The pilot reported the Cessna 150 had seven gallons of fuel and that he had planned a short flight to a nearby airport to purchase more fuel.
During initial climb, about 750′ above ground level, the engine experienced a partial loss of power.
The pilot applied carburetor heat, but the engine rpm remained at about 1,700, and he was unable to maintain the airplane’s altitude.
He turned the airplane back toward the airport in Gettysburg, Pennsylvania, and realized it was not going to reach the runway.
He subsequently attempted to land in a field ahead of the runway, but the plane hit trees in the field.
The airplane’s left wing fuel tank cap was found on the runway; it likely became separated during the takeoff roll. About two gallons of fuel was drained from each wing fuel tank after the accident, and more fuel may have leaked out after the accident due to the airplane’s position, therefore, it is unlikely that fuel leaked out during the brief flight.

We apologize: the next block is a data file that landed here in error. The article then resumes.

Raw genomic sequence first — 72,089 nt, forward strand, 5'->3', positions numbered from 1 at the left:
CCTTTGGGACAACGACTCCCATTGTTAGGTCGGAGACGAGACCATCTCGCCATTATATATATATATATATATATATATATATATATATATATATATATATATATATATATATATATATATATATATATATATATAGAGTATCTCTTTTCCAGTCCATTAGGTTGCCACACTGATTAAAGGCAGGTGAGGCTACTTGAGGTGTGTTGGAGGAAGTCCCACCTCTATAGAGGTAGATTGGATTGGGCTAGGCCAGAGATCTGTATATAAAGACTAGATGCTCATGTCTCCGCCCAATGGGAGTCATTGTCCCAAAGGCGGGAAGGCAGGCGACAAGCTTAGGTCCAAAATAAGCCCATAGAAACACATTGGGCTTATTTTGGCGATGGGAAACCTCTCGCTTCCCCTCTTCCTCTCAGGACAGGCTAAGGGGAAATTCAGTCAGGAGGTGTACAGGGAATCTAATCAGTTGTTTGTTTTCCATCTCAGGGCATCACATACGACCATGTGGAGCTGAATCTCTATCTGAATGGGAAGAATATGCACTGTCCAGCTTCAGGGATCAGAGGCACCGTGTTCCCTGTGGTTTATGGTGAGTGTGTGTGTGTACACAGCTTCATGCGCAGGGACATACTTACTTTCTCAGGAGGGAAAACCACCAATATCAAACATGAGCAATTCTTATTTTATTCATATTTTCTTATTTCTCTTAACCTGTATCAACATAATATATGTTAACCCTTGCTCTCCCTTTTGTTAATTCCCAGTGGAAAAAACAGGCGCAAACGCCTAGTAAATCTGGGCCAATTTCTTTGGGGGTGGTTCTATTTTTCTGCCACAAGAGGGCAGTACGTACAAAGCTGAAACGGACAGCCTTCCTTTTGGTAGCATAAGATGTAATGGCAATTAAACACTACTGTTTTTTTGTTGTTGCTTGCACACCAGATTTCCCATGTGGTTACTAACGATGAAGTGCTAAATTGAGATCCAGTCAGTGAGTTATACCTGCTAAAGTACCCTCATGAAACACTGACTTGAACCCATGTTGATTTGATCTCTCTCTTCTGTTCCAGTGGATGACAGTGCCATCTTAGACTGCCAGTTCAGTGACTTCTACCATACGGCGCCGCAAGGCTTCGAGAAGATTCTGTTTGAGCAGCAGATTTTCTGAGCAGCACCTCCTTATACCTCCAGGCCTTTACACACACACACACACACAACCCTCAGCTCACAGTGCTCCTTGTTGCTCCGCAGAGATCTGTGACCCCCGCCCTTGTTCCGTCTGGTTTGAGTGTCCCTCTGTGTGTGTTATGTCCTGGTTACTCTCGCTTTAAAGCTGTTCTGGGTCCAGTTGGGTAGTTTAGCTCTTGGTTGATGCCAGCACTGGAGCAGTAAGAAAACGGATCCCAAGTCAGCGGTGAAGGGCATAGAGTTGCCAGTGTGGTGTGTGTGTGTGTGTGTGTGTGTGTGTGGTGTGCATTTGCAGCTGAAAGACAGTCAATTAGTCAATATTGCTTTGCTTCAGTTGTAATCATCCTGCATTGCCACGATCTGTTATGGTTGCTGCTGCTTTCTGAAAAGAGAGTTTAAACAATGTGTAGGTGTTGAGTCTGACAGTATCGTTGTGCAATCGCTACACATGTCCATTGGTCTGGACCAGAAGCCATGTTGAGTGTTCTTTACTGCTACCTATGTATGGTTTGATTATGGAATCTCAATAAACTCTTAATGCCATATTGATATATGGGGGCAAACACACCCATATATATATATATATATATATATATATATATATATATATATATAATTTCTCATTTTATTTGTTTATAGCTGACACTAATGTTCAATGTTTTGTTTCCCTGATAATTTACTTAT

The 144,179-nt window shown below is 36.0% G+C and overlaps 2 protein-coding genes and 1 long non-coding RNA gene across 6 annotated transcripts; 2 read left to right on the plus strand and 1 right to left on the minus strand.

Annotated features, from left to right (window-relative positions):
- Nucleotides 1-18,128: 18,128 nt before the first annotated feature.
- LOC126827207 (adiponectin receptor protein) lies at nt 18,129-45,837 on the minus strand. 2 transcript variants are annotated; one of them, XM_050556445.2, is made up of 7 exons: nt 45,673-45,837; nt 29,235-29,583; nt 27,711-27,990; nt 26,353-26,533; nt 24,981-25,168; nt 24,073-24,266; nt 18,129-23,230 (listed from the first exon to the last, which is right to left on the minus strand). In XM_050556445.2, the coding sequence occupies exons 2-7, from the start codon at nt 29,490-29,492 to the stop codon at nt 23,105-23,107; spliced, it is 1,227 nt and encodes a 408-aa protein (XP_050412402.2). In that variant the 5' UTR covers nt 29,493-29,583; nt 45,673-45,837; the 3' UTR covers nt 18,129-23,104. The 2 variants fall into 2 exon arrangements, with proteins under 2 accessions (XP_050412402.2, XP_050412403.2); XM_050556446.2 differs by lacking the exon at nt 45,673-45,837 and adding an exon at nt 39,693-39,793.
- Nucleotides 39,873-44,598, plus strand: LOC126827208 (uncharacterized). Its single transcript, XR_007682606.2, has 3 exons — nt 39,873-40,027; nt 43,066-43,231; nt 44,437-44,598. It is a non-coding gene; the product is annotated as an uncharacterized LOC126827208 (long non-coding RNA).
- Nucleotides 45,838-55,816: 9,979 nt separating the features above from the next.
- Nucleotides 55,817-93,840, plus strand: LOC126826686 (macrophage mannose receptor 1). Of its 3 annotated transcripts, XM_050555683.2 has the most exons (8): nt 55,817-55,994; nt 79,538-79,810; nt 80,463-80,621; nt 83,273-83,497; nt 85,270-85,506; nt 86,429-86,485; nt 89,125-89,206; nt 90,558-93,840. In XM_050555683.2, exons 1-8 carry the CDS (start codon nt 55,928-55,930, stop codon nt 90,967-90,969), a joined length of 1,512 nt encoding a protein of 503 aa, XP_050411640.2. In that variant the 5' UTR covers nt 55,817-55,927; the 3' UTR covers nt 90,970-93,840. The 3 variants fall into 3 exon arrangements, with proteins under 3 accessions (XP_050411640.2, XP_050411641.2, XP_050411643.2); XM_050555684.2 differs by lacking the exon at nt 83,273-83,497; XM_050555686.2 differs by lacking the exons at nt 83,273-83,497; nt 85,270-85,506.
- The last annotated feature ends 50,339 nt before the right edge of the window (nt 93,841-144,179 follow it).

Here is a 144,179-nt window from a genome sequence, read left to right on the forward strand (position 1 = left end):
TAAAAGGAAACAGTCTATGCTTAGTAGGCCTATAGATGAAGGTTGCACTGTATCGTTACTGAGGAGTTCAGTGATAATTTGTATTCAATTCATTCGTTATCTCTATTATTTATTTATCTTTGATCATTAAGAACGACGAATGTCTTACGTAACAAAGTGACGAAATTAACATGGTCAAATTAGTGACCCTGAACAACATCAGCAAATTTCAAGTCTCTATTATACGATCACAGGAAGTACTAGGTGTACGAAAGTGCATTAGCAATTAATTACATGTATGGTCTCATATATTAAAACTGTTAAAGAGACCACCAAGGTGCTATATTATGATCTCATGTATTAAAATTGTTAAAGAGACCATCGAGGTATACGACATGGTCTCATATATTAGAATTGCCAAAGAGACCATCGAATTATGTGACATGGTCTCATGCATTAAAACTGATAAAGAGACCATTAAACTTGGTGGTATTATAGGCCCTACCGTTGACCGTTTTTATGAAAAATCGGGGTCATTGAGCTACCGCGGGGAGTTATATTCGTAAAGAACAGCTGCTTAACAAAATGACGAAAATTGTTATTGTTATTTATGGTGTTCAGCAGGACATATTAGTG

The engine was subsequently successfully test run on the airframe. Review of a carburetor icing chart revealed that the atmospheric conditions at the time of the accident were outside of the icing envelope. The reason for the loss of engine power could not be determined.
Probable cause: A partial loss of engine power during initial climb for undetermined reasons because examination of the engine and a successful test-run did not reveal any anomalies that would preclude normal operation.
NTSB Identification: ERA16LA116
This February 2016 accident report is provided by the National Transportation Safety Board. Published as an educational tool, it is intended to help pilots learn from the misfortunes of others.